The World Anti-Doping Agency has declared Kenya “non-compliant” with regulations prohibiting the use of performance enhancing drugs, jeopardizing the African nation's participation in the 2016 Rio Summer Olympics. The International Association of Athletics Federations said Friday that it won't ban Kenya, but the International Olympic Committee has the final word.
Kenya passed a law in April criminalizing the use of performance-enhancing drugs and creating a national anti-doping agency to tackle the problem.
The Summer Olympics are just three months away, and Kenya was trying to avoid a ban. But the World Anti-Doping Agency (WADA) declared Thursday that the new legislation is “not in line with” its code.
Kipchoge Keino, a member of Kenya’s International Olympic Committee, told VOA they will appeal.
FILE - Kenyan athletes train together just after dawn, in Kaptagat Forest in western Kenya. World Anti-Doping Agency (WADA) officials declared Kenya's drug-fighting agency out of compliance.
“We are putting up an appeal requesting the World Anti-Doping to consider Kenya to participate. It’s very sad, around the world is that, we are begging for the youth of this country to participate in the Olympic," Keino said. " It’s a great loss for our youth if they don’t participate. Those people behind these things, [action should be] taken by the government of this country and also other countries of the world. We need clean athletes participating in the Olympics.”
Since 2011, more than 40 Kenyan athletes have failed drug tests. The International Association of Athletics Federations suspended 18 Kenyan athletes in January for doping.
Kenya’s runners typically dominate their events at international competitions.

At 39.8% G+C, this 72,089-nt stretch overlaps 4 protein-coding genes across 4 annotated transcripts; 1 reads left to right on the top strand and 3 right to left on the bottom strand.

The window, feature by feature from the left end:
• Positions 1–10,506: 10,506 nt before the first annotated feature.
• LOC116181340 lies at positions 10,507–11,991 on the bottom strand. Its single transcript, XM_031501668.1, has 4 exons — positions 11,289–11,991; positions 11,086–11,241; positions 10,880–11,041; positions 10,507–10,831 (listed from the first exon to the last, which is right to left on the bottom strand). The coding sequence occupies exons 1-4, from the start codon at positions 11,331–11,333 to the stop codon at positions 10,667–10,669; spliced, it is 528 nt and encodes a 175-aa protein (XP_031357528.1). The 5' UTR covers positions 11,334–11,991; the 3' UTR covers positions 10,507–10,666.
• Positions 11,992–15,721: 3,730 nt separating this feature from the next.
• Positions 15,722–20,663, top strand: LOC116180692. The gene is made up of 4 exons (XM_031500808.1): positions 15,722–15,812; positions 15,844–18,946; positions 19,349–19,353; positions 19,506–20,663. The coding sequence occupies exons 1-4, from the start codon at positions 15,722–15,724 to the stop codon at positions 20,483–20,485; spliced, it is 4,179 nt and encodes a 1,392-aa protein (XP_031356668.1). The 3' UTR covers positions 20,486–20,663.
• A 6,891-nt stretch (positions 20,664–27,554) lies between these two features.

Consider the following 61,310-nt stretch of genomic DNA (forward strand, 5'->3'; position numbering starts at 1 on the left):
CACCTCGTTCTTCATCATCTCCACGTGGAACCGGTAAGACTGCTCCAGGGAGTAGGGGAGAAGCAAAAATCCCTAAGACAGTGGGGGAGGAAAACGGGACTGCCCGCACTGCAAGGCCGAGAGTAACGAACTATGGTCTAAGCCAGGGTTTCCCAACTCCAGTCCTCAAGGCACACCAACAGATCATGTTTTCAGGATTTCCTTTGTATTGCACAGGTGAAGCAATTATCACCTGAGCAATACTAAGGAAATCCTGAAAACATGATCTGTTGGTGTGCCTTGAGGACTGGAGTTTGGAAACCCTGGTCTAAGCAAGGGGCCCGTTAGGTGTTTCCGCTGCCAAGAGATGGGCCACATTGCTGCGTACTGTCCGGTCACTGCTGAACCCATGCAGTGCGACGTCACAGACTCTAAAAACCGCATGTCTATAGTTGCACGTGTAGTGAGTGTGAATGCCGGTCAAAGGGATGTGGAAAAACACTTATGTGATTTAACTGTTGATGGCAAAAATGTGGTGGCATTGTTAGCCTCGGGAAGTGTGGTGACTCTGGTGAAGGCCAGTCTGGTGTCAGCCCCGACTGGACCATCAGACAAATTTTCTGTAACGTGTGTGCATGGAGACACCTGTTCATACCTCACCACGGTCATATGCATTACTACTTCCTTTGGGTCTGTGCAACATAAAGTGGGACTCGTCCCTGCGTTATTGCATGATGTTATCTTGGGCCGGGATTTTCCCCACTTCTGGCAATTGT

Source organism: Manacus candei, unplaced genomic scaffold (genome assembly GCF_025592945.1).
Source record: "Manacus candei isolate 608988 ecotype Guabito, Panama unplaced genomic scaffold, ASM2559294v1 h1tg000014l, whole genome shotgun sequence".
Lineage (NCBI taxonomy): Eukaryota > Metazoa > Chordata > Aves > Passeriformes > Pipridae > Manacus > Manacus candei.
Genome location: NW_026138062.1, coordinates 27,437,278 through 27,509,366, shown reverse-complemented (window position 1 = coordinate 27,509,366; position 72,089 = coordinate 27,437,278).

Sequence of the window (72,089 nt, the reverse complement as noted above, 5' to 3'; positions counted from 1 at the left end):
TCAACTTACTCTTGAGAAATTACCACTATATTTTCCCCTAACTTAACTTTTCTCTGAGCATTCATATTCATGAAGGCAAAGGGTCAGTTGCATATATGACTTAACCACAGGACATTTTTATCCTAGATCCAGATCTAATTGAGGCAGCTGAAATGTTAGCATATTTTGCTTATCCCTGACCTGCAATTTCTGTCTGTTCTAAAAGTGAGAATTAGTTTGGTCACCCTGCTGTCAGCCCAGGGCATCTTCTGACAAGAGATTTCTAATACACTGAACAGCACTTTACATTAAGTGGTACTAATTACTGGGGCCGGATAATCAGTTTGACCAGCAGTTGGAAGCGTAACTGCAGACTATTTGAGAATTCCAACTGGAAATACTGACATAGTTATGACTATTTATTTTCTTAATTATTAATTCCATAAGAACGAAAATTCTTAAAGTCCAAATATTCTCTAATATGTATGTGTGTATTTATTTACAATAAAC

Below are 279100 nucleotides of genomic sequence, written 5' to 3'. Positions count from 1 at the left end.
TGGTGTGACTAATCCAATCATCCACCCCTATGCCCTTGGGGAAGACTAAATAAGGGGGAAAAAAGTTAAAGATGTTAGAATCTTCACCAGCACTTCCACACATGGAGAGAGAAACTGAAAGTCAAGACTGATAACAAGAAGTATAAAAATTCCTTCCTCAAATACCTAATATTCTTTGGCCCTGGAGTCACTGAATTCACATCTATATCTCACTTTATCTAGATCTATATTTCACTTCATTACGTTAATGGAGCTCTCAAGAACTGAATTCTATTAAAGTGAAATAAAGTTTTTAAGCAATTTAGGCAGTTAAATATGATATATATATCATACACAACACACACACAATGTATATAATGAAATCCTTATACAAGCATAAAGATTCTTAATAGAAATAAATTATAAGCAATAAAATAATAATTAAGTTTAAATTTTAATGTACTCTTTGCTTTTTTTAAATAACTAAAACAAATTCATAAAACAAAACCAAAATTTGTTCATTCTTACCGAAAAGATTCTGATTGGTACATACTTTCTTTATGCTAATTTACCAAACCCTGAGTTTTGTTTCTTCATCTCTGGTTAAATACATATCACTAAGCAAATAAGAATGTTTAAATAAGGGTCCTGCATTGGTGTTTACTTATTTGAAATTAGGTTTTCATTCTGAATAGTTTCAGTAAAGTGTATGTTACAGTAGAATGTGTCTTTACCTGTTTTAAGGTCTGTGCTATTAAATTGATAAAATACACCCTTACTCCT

Philip Ngwono runs the 100 and 200 meters. He has been training for selection on the 2016 Olympic team.
“It’s completely crazy because they know for a fact that not every athlete is doping," he said. "We’ve been performing all this time without performance-enhancing drugs. This is kind of a bullying tactic. Kenyans are being bullied because you know the guys who are using, who’ve been using banned substances. Why don’t you go after them and their managers? Why ban the entire Kenyan team? That’s absurd, you know, it’s ludicrous.”
Kenyan athletes train just after dawn, in Kaptagat Forest in western Kenya.
Coach Peter Muciri was among the sports officials who contributed to the drafting of Kenya’s anti-doping bill.
“I think we did our level best and the recommendations were taken in, and what I don’t understand is what sections are they complaining were removed," he said.
For the ban to take effect, the International Olympic Committee must ratify the ruling of the WADA board.
Kenyan runners won 11 medals at the 2012 Summer Olympic games, the most medals of any African country that year.